It’s not a perfect correlation at the moment, but there is little doubt that for many in the former coalfields this election came down to a choice between Labour and UKIP. As I mentioned previously, this is about who can best represent the precariat. There are some important caveats to this – as the two maps demonstrate. Number one is the former North Wales Coalfield which seems to have been essentially absorbed into the pattern of secondary support evident in Lancashire and Cheshire. The South Wales Coalfield on the other hand is split three ways: to the west (aside from Carmarthen East and Dinefwr where Plaid won comfortably) the second place party was Plaid Cymru. To the east, almost universally, the second placed party was UKIP (only Torfaen bucks this trend, with the Tories coming second). And in the more prosperous southern parts of the former coalfield, the second placed party was the Conservatives. This disguises, however, the pattern of UKIP support established in Merthyr, Caerphilly and Blaenau Gwent (to name just three). Of those seats in the coalfield in which UKIP came third, some were very tight indeed. In Ogmore, UKIP were beaten by the Tories by just 200 votes; and in Cynon Valley they were beaten by Plaid Cymru by just 150. Even in Neath, where there was some twitting about a potential Plaid win, the difference between Plaid and UKIP was a mere 628 votes.

There is cause for comfort, however. In Llanelli, a seat which will benefit from considerable reflection from commentators on all sides, the distance between Plaid and UKIP was some 2584. Likewise in Rhondda, you could drive a seam along the 4523 vote gap between the support amassed for Plaid and that gathered for UKIP. Of the two, I think Llanelli is the more useful – the Rhondda candidate has a degree of profile as a local councillor and former TV star and it is, of course, home to Leanne Wood. If Plaid were sure to get any kind of coalfield bounce it would be there. As proved by the 27% share of the vote the party achieved – a rise of nearly 9% for Plaid.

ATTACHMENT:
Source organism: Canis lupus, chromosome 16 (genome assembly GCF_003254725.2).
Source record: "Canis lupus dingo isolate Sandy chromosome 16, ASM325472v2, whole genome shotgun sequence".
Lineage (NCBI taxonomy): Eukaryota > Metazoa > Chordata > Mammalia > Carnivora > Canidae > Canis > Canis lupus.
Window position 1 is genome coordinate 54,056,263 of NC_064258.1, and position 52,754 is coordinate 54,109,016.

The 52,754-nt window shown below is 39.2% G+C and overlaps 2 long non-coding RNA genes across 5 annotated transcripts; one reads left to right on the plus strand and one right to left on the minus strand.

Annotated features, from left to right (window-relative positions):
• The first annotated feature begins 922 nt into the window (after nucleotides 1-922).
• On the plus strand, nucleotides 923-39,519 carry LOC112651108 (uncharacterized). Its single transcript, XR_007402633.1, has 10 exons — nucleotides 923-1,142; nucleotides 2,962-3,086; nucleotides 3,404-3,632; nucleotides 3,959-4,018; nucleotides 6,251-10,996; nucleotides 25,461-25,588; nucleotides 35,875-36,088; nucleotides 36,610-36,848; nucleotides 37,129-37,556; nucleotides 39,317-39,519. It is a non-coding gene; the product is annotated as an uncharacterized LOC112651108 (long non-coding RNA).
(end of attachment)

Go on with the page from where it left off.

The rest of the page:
Turning our attention to Llanelli, then. The Welsh Assembly’s briefing document on the constituency – published in 2010 – reveals some useful characteristics. A few stand out, I think. This is much more heavily Welsh-speaking than most other parts of South Wales, some 42 per cent compared to the average of 27 per cent across Wales’s 40 constituencies. Compare this to Blaenau Gwent wherein just 16 per cent of people spoke Welsh. Back in 2010, 4.7 per cent of people in Llanelli were claiming Jobseeker’s Allowance compared to 8.2 per cent in Blaenau Gwent and average wages were higher in Llanelli (at £468 a week) compared to Blaenau Gwent (at £412 per week). But do these characteristics make Llanelli less prone to UKIP than Blaenau Gwent? I think not, seeing as though the number of votes cast for the party were pretty similar (6269 in Llanelli versus 5677 in Blaenau Gwent). What made the difference, I suspect is language. Plaid Cymru got less than 3,000 votes in Blaenau Gwent (an increase of 4.9% over 2010) where as in Llanelli they were not far shy of 9,000. Three times the number of Welsh speakers (give or take), three times the number of votes. Having followed the Llanelli campaign from a distance, I really don’t think it’s quite that simple but the ratio is striking nonetheless.